Isolated from the rest of the US by thousands of miles of ocean, by the rhythm of nature -- even by the very time of day, we truly exist in Hawaii Standard Time. Days and weeks slide past, governed by the phase of moon, the state of the Trade Winds, and the height of the lava in the crater above us all.
The East Coast of the Mainland is celebrating Fall colors. On the East Coast of Hawaii, it is Lava Season.
A couple years ago, we had a lava scare, down here in Lower Puna where I live. The red hot fury below had escaped the safe confines of the National Park and was slowly looming over our town, on a direct path to our house. We and all our neighbors laughed about it for months as it meandered sideways toward us, but sobered up as it crept right up to the edge of town. We all got pretty anxious. I did the only thing I could: I wrote a script to keep track of it all. That was a popular web page around here for a bit.
When things quieted down, I kept it going because it's handy to know what our volcano is doing before we drive all the way up to the park. It also emails me when the lava level is close to the crater rim. It's a real nice trick, because once that information hits the newspapers, the crowds can get pretty thick at the crater overlook. Sometimes it's nice to have a little insider information when you're looking for a particular shot...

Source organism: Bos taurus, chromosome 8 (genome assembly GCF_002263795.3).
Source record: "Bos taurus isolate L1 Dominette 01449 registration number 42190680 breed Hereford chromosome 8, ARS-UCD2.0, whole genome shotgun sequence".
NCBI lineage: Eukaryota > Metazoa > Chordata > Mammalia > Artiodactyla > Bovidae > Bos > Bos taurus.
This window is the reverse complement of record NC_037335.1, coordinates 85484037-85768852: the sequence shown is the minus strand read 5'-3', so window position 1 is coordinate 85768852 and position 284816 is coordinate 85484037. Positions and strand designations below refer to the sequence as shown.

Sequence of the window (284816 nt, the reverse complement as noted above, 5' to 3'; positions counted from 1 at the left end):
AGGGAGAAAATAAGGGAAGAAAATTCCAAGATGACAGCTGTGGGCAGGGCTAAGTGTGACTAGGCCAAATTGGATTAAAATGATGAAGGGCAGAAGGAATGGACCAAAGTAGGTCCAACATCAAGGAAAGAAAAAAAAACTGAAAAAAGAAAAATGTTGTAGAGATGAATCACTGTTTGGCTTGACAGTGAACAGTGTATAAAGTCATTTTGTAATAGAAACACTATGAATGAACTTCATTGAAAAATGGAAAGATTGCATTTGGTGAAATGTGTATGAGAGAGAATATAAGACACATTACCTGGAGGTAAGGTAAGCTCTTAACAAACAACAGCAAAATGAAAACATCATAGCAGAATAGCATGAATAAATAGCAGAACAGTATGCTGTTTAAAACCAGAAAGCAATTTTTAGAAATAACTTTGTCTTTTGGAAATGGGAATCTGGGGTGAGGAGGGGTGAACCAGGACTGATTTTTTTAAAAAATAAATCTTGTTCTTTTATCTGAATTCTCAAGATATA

Tonight, though, our strategy was different. The lava had been high for weeks and we knew the usual spots would be crowded at sunset.
High above the craters, a one-lane road winds through desolate lava flows and verdant forests. It's a quiet place with stunning views. There's a gate across the entrance, but we know where to get the key if it's locked. That's where we started our evening
You can see behind the koa trees, the red glow of the crater filled the whole sky. What an effect! Clear stars above, some decorative clouds to add texture, and that eerie glow suffused throughout.
I got this shot of Halemaumau crater beaming up into the heavens. We tooled around the road, enjoying the feeling of being the only creatures on Earth, surveying a wild landscape under blood-red skies.
Then we moved down into the main park for a different viewpoint.
The bubbling lake of lava where everyone gathers is called Halemaumau, inside the Kilauea Crater. That crater has a little sister, narrowly separated by a low ridge: Kilauea Iki.
Back in 1959, Kilauea Iki suddenly erupted, briefly filling in dramatic bursts and fountains of lava. Now it's calm, just steaming a little on the bottom.
This is the best place for some quiet contemplation of the eruption at night. Great view, seldom a soul around, and a different angle on an often-captured sight. I especially like to go there when I know the rest of the place will be busy.